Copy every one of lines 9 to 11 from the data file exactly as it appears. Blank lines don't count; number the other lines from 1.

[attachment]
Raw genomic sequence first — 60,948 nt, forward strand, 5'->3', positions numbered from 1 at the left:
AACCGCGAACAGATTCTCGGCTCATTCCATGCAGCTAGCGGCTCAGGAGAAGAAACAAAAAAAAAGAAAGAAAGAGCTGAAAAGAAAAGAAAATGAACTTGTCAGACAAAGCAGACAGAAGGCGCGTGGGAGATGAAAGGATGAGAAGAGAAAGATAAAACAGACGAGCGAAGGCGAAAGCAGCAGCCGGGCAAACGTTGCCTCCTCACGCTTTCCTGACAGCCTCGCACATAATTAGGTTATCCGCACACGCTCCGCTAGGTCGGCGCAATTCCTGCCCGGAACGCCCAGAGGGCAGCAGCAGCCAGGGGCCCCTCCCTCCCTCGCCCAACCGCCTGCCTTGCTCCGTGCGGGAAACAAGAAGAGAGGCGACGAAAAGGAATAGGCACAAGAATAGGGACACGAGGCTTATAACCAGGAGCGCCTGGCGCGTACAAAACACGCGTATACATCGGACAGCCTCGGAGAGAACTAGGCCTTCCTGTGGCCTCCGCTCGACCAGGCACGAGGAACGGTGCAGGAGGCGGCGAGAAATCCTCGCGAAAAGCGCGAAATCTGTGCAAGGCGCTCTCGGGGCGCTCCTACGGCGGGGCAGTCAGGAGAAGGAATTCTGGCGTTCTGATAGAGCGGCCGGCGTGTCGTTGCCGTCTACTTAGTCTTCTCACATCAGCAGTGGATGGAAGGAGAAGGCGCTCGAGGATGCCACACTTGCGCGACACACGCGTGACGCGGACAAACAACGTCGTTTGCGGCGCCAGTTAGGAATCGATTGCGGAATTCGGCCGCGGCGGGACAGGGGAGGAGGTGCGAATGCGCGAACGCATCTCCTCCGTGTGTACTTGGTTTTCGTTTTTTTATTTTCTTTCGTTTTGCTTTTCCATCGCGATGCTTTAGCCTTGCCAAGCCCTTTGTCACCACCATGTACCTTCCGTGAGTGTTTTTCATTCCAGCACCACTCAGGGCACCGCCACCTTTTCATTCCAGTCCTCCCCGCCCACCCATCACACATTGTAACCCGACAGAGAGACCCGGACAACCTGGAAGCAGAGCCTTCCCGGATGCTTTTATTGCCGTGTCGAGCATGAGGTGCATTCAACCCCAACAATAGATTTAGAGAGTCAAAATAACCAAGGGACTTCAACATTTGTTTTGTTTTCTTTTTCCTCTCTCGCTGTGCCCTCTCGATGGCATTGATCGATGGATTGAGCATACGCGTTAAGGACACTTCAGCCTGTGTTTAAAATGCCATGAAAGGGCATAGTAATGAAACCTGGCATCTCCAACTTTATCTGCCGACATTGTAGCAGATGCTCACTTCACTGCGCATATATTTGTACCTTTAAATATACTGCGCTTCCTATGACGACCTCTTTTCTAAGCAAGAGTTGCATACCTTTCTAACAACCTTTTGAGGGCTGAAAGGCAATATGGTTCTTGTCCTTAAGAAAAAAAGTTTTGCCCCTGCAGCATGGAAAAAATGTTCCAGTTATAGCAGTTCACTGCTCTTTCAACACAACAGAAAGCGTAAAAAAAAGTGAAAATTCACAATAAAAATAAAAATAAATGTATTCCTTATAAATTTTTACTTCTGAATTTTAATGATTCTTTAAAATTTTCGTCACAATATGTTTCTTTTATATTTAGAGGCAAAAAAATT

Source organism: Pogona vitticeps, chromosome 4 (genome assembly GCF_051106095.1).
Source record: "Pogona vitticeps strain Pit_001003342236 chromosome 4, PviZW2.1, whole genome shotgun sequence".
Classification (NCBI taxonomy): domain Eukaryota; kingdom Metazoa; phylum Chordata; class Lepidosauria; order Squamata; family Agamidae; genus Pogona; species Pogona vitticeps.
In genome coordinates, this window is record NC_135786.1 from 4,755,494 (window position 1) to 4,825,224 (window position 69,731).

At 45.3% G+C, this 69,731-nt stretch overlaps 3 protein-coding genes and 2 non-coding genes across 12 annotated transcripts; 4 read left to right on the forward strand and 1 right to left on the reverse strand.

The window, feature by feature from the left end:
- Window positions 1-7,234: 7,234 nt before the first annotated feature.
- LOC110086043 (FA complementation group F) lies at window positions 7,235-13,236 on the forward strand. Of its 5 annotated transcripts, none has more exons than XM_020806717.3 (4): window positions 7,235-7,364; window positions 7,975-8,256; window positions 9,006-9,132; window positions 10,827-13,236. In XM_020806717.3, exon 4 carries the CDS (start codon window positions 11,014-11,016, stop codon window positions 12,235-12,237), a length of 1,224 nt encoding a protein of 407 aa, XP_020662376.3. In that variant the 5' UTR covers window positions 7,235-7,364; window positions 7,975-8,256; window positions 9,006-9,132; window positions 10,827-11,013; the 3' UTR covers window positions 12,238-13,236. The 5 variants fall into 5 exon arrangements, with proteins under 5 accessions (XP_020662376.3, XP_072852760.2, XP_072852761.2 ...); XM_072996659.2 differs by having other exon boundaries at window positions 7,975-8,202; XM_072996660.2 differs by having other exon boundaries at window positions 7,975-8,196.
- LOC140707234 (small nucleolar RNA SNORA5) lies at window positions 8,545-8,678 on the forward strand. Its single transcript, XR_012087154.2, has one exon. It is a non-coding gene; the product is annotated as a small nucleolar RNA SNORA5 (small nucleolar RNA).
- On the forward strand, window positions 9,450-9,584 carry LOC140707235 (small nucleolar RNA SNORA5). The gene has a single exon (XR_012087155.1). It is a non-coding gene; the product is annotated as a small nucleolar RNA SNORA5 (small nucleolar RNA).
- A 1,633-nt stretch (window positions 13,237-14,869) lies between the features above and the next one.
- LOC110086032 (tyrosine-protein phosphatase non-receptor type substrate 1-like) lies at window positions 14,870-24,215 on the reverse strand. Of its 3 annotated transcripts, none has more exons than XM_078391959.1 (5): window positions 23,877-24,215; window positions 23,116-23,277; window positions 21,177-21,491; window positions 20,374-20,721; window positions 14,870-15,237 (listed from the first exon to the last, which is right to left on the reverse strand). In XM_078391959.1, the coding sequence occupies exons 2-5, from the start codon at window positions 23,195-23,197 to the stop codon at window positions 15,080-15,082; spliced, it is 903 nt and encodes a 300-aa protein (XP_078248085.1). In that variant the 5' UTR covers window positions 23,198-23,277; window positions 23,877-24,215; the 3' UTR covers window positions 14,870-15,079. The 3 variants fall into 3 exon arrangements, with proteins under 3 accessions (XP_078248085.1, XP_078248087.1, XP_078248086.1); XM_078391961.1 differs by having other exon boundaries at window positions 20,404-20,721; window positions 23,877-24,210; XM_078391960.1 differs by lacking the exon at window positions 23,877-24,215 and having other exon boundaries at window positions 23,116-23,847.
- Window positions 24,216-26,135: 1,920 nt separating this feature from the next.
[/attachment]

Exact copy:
- Window positions 1-7,234: 7,234 nt before the first annotated feature.
- LOC110086043 (FA complementation group F) lies at window positions 7,235-13,236 on the forward strand. Of its 5 annotated transcripts, none has more exons than XM_020806717.3 (4): window positions 7,235-7,364; window positions 7,975-8,256; window positions 9,006-9,132; window positions 10,827-13,236. In XM_020806717.3, exon 4 carries the CDS (start codon window positions 11,014-11,016, stop codon window positions 12,235-12,237), a length of 1,224 nt encoding a protein of 407 aa, XP_020662376.3. In that variant the 5' UTR covers window positions 7,235-7,364; window positions 7,975-8,256; window positions 9,006-9,132; window positions 10,827-11,013; the 3' UTR covers window positions 12,238-13,236. The 5 variants fall into 5 exon arrangements, with proteins under 5 accessions (XP_020662376.3, XP_072852760.2, XP_072852761.2 ...); XM_072996659.2 differs by having other exon boundaries at window positions 7,975-8,202; XM_072996660.2 differs by having other exon boundaries at window positions 7,975-8,196.
- LOC140707234 (small nucleolar RNA SNORA5) lies at window positions 8,545-8,678 on the forward strand. Its single transcript, XR_012087154.2, has one exon. It is a non-coding gene; the product is annotated as a small nucleolar RNA SNORA5 (small nucleolar RNA).